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I'm new to the VFR as I just bought this 1990 VFR750F over the weekend for $700 and drove it home (which was quite scary given the condition of the tires and how it didn't want to lean). The trooper currently has 55k miles on the odo. The seller had owned the bike since 2003 and it was his first bike. I believe he was only the second owner of it and left it completely stock other than the rear fender. Ultimately, I plan on building this into something much sleeker and lighter weight than stock. Something sort of cafe racer / tracker style. I don't care to keep the bike looking original but am quite fascinated with the history of the VFR series. I have read hours of articles, forum posts and watched countless videos on the bike already. Seems I got quite lucky finding a 3rd gen and getting a seemingly great deal. I have already ordered some parts: Sheet of all parts/costs $188 - Tires: Shinko 705 120/70r17 radial and 170/60r17 radial $220 - new brake rotors, pads (and might need a caliper rebuild kit) $ 57 - complete front fork rebuild kit (bushings, seals, etc.) $ 17 - Maxima 5WT Fork Oil $ 9 - Mahle oil filter $ 21 - Honda GN4 10w-40 engine oil Not sure if I want to do a front fork conversion or not. I figured I'd rebuild the stock ones and try them some more before deciding but what are most peoples thoughts here? Don't know yet if I have the Cali version but if I have EVAP and PAIR then I plan on deleting them. This thread didn't really help but at least I know it's possible. This V4Dreams seems helpful even though he hasn't specifically had a 3rd gen 750. If you're interested in any of my other projects (unfortunately few are documented): 2005 Subaru OBXT build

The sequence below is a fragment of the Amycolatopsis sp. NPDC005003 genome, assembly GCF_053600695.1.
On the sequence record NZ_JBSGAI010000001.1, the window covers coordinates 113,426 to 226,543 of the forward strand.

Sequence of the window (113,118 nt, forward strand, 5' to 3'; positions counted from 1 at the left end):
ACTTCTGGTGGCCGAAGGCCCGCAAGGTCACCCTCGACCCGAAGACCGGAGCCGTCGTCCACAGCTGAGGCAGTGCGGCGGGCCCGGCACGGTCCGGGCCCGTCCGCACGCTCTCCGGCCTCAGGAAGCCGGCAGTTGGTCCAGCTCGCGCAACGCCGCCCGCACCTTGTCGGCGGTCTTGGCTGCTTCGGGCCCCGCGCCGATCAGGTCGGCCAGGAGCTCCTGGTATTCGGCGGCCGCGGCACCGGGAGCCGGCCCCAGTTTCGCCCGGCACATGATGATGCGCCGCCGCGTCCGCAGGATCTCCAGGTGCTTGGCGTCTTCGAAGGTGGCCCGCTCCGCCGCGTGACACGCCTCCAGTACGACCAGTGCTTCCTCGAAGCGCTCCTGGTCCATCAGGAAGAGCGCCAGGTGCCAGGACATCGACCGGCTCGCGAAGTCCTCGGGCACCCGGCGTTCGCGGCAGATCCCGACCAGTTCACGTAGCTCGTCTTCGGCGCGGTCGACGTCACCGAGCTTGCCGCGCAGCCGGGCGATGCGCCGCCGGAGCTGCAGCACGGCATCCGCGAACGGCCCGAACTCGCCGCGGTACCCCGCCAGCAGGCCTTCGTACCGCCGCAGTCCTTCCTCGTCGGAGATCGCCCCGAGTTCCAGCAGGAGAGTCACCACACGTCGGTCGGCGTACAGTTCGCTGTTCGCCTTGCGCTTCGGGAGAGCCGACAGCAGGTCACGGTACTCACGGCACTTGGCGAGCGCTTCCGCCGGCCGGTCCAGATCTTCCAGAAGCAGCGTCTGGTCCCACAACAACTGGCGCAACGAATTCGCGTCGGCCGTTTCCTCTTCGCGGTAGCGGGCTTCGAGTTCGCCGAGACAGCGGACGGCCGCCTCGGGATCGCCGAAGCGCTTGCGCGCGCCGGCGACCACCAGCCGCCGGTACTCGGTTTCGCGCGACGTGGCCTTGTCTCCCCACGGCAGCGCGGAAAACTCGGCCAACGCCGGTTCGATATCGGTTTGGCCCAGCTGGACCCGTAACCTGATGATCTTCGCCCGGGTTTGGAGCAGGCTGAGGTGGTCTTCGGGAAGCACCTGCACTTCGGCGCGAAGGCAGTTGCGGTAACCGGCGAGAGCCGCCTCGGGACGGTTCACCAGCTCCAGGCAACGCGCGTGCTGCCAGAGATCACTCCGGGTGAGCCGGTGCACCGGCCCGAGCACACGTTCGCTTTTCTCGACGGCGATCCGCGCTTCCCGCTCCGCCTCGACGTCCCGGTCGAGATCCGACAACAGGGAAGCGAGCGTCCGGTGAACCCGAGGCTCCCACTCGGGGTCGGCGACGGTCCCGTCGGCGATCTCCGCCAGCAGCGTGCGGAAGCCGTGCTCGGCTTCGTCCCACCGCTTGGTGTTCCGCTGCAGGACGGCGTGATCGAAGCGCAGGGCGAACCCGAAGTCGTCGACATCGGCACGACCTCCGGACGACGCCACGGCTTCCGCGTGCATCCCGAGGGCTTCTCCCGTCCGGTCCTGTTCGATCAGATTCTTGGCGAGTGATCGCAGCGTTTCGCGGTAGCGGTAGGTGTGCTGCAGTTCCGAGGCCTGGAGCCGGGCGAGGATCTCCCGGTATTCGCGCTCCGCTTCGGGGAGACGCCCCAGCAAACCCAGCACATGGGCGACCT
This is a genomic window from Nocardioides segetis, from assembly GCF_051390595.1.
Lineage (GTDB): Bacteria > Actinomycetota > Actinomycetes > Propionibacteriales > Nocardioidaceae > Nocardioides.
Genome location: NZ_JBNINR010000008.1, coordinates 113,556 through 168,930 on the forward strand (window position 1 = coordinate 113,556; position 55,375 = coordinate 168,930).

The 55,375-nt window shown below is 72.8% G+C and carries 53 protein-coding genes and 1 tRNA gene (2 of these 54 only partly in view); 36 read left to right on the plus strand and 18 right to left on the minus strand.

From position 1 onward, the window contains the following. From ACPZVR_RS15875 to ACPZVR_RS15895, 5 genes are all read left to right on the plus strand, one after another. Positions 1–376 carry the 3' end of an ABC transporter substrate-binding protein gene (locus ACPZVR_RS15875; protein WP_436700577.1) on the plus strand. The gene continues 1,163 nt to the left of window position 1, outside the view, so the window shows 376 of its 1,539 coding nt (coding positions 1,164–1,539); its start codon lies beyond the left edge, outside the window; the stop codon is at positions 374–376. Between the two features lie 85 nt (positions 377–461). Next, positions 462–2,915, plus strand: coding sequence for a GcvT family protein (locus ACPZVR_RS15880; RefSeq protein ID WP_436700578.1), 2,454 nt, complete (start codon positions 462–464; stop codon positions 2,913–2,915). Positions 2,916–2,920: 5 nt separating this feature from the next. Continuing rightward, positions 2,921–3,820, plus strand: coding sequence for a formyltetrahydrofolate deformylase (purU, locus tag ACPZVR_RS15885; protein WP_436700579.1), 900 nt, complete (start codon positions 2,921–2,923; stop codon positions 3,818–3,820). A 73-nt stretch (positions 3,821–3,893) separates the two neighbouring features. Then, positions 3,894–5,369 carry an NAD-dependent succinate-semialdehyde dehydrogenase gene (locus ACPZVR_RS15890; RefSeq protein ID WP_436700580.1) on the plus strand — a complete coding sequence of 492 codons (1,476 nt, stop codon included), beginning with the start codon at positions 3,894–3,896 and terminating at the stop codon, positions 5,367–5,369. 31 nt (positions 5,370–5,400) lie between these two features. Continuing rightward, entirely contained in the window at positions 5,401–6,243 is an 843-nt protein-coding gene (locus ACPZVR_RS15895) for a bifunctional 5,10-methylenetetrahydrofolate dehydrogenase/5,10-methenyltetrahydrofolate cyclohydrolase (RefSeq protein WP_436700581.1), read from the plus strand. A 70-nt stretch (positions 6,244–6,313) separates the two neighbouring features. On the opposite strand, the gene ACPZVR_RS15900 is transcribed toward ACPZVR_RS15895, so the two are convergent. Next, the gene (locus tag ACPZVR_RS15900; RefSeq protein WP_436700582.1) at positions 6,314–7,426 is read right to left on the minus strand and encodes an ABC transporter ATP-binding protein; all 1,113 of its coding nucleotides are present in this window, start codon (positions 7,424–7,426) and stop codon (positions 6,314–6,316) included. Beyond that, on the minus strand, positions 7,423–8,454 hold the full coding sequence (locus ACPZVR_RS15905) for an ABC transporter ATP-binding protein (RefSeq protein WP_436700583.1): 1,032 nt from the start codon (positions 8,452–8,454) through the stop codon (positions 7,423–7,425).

I decided it was time to share my work in progress, a '92 VFR build - codename: "Vianca". This is my first foray into modifying/building a motorcycle and it has been quite the learning experience thus far. Without the help of communities like this one, DIY'ers like myself would surely be lost. Background I bought the bike from a guy off Craigslist for $1000 along with another project bike - a Honda Magna VF500c (my next project after this one). Two running bikes for under $2k - I was pumped!!! The VFR was done up as a streetfigher with some CBR parts (subframe, 929rr front-end) and overall ran pretty well, but needed some work. It was involved in slow low-side and it was suffering from the results of that lay down. It would have some trouble starting every now and then (starter clutch) and had a really loud knocking sound (heres a Youtube video of the sound), so those would have to be addressed. In addition to that, I wasn't a huge of the styling, color choice and especially the exhaust sound - way too ratty for my taste. After viewing some Youtube videos of what these bikes can really sound like, I knew immediately I wanted a deeper tone, but more on that later. Here is how she sat when I bought her: Planning & Inspiration Before setting off into the build I wanted to have some semblance of plan so I wouldn't spend a fortune trying to decide on a design direction. My overall goal for the bike was to simply swap out a few things here and there to have a roadworthy machine that looked decent and was reliable for the next season. That plan lasted maybe a whole two days - thanks internet. After seeing what some of you guys have done here on these forums and finding inspiration builds like @SEBSPEED and @apexandy I knew I wasn't going to be happy with a little tweaking - I needed...the full monty...within reason, of course. Ultimately, I found myself gravitating towards the speed triple and ducati monster look, so I decided that my best bet was to mock something up in Photoshop. I am familiar with the application (web designer by trade) so it was going to be the easiest way to see what I really liked. About 20 minutes later I had a rough idea thrown together: I am 100% sure this will change as the project evolves and if I can achieve even 50% of what is pictured above I will be beyond happy for my first build. Juggling work and a young family eats up the majority of my time, so the build gets my attention only after the kiddos are down and obligations are met. With a basic idea and mock up it was time to begin tearing her down. The Teardown (WARNING: Lots of Pics) With a Honda manual in one hand and wrench in the other, the teardown began! Seat off and checking things out Bye bye CBR subframe Poor frame was hacked up to bits Feeling naked now! Mmmmm...Carbs Carbs removed The source of that sound we all love! Crankcase cover removed...hmmm whats that? Upon closer inspection, you can see the cracks on the outer rim of the starter clutch. Additionally, those gold bolts were so loose when I took the cover off that they were about ready to fall out. Glad I caught this before something really bad happened. Houston we have a problem. Remember that "clackity-clack-clack" noise? Yeah, I found it. Blowing out lighters all day long. Also, check out that other bolt...WTF!? Hahaha Front cylinder head removed. Gonna need a bigger bench! Score! Picked up a Harbor Freight lift for super cheap and threw on a beefier wheel chock. Much easier to work on the bike this way. Removing the shock and Two Bros left-exit exhaust system. These pipes have seen better days. Trying to clean them up a bit. Its no sand or vapor blaster, but its helping. Hey, not too bad! Nice to have some helpers around the shop! Scored a Ducati Monster 696 seat on the cheap. Thanks Ebay! Was so excited I had to mock it up real quick. I like the way this is looking. Time to tackle the swingarm Current State That pretty much brings us up to speed on where the project is at this point. I am waiting the specialized tool to remove the castellated swingarm nut (another Ebay special), but I may get tired of waiting and just fab one up from an old socket and use the special tool tighten everything up properly. After that its on to cleaning things up and addressing the front end. Lots to do! I will try to update this thread as often as I can for those that may be interested, but feel free to follow along on via my Instagram account here - its easier to post quick updates with my phone then to rummage back through photos. Happy building!